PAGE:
Lughnasadh was one of the four main festivals of the medieval Irish calendar: Imbolc at the beginning of February, Beltane on the first of May, Lughnasadh in August and Samhain in November, and is related to Lammas.
This website offers a background about “the Celtic harvest festival on August 1st [that] takes its name from the Irish god Lugh.” Includes a description of the history of the festival and its celebrations, and recipes for dishes inspired by the events, such as bilberry jam [blaeberry] and potato griddle cakes [boxty]. [LII]
Celtic: Folklore Cooking (Book Review)
Exploring festivals of different cultures with your kids gives the family an opportunity to learn and discover together. One way to visit these traditions is through food. Celtic: Folklore Cooking by Joanne Asala is treasury of recipes that can help you select foods to cook and serve while learning more about these festivals.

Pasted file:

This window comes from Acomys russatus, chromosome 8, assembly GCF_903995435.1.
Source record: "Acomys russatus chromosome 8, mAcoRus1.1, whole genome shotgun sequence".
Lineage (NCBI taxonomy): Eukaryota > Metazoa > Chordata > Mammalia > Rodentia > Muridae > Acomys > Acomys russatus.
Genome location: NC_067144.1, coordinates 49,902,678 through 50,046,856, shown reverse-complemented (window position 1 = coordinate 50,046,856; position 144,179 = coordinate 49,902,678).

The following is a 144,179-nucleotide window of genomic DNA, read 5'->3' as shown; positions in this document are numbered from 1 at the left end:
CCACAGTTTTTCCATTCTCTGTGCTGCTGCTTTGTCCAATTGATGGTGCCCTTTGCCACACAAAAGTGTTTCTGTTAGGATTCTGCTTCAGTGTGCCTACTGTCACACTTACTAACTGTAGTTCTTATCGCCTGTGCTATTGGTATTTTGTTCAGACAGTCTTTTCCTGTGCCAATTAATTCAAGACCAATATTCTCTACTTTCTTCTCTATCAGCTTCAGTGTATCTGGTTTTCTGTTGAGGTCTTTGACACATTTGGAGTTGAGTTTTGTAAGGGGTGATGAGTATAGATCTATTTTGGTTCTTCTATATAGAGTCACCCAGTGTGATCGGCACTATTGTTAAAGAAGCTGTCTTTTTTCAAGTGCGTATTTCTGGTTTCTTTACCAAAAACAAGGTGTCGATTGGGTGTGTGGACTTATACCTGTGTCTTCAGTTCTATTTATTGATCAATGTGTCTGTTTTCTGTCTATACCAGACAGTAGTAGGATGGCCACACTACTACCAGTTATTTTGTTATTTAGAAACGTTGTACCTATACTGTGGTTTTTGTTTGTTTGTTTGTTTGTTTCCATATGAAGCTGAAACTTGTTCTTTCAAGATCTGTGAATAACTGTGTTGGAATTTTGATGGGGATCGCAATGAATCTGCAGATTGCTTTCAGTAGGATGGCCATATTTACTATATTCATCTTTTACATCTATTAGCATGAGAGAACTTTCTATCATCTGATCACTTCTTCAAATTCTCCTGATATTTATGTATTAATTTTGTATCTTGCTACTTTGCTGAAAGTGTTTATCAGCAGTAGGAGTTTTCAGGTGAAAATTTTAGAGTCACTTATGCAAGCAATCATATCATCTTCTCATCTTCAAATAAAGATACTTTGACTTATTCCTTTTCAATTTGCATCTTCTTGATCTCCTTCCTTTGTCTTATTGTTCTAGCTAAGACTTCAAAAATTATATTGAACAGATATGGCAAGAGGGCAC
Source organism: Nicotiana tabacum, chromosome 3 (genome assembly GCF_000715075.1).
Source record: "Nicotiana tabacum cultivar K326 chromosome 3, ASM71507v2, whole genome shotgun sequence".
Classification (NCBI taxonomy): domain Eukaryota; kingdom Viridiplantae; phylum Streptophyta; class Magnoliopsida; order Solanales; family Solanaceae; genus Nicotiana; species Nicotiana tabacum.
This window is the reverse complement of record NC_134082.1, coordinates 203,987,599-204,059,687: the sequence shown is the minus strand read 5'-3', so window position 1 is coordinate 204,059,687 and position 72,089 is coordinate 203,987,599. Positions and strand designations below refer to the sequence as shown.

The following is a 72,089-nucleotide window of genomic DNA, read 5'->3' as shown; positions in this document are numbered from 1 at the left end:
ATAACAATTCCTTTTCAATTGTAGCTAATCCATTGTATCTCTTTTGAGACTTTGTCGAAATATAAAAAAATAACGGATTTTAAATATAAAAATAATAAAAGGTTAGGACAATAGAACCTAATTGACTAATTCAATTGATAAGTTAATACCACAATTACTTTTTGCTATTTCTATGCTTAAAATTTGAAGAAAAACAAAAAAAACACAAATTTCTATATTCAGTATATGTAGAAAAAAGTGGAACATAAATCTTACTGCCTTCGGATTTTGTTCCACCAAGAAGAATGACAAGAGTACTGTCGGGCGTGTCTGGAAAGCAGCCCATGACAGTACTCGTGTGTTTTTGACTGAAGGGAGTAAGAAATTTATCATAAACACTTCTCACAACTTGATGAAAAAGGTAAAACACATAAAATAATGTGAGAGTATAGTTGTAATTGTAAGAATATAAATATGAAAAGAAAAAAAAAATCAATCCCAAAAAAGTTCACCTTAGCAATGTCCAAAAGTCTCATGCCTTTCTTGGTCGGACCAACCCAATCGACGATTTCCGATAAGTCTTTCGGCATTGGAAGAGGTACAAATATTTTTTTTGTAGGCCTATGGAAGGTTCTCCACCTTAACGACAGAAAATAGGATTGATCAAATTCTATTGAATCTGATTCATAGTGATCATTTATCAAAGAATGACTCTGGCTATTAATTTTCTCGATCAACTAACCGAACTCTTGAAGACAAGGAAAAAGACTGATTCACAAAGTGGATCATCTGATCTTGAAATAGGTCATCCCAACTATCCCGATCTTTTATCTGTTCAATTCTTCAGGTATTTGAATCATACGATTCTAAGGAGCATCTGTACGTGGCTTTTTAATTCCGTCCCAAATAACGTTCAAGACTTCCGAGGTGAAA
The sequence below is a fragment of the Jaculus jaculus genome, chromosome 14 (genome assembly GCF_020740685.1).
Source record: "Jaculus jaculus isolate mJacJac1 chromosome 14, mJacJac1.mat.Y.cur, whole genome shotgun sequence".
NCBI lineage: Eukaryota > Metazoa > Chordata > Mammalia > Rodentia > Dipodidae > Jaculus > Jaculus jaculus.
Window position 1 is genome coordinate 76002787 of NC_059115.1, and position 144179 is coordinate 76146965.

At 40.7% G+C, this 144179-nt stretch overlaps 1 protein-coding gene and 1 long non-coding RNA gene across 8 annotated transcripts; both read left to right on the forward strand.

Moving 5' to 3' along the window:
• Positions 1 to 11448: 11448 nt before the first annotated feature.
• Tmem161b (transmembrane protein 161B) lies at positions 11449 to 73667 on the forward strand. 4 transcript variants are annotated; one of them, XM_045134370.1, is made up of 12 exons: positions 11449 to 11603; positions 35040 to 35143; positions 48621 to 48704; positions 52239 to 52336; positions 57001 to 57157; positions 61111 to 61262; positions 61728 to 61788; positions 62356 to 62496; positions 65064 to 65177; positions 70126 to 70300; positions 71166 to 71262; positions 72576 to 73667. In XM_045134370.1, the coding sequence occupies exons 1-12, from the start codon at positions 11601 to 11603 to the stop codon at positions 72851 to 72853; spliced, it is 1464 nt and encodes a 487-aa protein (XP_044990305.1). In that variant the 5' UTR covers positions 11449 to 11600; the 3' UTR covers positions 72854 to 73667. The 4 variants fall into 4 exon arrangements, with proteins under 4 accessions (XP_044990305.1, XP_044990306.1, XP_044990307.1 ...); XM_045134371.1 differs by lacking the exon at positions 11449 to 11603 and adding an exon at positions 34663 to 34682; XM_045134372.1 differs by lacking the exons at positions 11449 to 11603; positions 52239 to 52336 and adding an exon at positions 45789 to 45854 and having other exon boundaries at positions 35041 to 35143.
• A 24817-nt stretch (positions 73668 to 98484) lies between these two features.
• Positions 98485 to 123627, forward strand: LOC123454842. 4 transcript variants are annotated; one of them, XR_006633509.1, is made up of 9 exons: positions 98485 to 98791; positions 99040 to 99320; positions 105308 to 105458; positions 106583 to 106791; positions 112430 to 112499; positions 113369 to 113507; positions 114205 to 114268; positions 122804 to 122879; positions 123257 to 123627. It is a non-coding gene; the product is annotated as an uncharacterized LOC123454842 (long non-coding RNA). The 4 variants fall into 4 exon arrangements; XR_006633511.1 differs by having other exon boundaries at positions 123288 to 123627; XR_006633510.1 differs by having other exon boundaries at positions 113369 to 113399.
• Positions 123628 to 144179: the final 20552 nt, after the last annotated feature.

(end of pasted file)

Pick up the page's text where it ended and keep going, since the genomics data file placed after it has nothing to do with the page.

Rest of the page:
In Asala’s book, her recipes for traditional dishes are all nestled among colorful food-related proverbs, poems, tales, customs, and other nuggets of folk wisdom. Each recipe lists ancient and modern holidays associated with the dish so you can select the perfect fare to complement the season. The ancient Celts celebrated their Sabbats with music, dance, games, food, and drink. Whether you are a solitary practitioner or a part of a larger group, food and drink should always be a part of your festivities, rituals, and ceremonies. This book can be the key to a wide variety of foods that will make you the talk of the town!
Recipes include: Heather Wine, Pratie Oaten, Beestings Pancakes, Hot Cross buns, Figgy Pudding, Boxty on the Griddle, Barm Brack, Colcannon, Cockle Soup, Flower Pudding, Flummery, Mead, among others
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